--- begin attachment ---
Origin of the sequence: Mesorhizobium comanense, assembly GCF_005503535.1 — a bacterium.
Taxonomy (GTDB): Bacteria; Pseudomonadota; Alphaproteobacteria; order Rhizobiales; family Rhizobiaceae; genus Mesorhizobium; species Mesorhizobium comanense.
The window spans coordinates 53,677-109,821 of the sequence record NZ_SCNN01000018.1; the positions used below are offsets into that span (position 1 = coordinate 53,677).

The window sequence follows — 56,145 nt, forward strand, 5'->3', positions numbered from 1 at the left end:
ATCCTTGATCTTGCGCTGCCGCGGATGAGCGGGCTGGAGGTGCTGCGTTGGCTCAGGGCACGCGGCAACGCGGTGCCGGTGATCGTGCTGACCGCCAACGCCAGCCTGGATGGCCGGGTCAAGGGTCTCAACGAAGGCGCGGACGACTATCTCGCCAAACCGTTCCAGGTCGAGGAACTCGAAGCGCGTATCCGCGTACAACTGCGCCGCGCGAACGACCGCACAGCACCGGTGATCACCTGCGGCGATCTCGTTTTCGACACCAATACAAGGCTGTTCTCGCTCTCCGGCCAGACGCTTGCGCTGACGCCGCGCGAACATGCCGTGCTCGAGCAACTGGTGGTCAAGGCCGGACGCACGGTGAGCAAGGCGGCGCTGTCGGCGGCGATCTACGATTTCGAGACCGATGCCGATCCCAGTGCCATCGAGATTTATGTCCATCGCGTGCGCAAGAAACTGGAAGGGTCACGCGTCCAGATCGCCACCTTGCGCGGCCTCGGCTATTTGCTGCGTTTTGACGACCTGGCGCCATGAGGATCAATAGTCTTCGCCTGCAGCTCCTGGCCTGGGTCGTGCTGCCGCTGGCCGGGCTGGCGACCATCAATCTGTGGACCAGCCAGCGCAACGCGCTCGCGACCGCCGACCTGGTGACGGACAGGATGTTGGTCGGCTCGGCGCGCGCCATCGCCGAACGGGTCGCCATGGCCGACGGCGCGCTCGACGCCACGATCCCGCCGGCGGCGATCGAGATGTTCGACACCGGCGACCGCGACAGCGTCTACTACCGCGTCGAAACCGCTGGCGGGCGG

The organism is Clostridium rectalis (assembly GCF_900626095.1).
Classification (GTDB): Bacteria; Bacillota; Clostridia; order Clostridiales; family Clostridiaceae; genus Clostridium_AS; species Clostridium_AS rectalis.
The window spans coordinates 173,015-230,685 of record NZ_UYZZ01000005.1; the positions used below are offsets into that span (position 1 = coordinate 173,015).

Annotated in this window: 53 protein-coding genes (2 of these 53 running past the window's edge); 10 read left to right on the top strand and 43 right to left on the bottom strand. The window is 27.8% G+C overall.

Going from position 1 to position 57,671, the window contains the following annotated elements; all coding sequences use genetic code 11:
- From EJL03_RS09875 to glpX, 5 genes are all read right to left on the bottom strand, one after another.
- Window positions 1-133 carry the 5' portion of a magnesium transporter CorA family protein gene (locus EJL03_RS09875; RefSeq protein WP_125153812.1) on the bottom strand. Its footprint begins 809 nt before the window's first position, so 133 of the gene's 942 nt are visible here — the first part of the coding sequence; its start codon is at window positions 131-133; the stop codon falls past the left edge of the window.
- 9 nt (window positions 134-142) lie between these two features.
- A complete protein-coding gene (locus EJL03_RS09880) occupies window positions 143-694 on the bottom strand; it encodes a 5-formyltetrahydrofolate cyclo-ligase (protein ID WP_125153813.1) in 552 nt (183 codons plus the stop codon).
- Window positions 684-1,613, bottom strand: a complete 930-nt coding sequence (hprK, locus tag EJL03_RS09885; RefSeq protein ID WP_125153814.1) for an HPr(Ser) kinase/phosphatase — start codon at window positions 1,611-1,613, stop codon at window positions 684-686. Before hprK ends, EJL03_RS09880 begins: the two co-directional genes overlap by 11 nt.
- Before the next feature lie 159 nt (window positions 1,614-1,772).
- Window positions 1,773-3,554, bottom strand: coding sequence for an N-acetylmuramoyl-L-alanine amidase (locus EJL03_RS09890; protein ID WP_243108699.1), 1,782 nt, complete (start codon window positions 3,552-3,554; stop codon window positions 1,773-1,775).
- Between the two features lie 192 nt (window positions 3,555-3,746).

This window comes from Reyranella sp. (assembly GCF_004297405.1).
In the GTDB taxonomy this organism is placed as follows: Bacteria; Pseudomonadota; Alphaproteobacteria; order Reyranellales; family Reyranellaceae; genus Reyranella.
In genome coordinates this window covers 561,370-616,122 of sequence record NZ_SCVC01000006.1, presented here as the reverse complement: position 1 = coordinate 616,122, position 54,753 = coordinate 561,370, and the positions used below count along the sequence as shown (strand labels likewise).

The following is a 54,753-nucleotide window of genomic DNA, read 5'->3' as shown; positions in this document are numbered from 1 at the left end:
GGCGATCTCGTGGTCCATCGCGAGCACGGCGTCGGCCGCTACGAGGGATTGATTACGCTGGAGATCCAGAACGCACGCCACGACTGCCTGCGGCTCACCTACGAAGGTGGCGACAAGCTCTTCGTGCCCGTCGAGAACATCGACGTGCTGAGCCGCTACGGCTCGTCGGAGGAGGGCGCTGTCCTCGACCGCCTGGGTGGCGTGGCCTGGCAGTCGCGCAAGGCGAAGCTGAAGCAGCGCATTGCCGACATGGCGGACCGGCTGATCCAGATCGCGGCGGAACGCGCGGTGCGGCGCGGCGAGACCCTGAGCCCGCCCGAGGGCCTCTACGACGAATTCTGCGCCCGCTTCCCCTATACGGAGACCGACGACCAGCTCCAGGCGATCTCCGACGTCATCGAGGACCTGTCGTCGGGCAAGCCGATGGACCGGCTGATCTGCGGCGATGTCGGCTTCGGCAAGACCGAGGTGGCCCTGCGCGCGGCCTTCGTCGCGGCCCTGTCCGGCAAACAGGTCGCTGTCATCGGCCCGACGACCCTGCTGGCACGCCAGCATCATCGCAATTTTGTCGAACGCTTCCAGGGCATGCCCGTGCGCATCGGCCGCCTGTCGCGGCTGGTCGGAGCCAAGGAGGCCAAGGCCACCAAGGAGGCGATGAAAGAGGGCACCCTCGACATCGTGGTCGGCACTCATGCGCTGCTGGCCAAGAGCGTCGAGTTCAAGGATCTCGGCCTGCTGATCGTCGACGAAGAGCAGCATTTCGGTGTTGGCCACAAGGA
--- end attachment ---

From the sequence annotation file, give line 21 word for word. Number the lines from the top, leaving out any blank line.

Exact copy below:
In genome coordinates this window covers 561,370-616,122 of sequence record NZ_SCVC01000006.1, presented here as the reverse complement: position 1 = coordinate 616,122, position 54,753 = coordinate 561,370, and the positions used below count along the sequence as shown (strand labels likewise).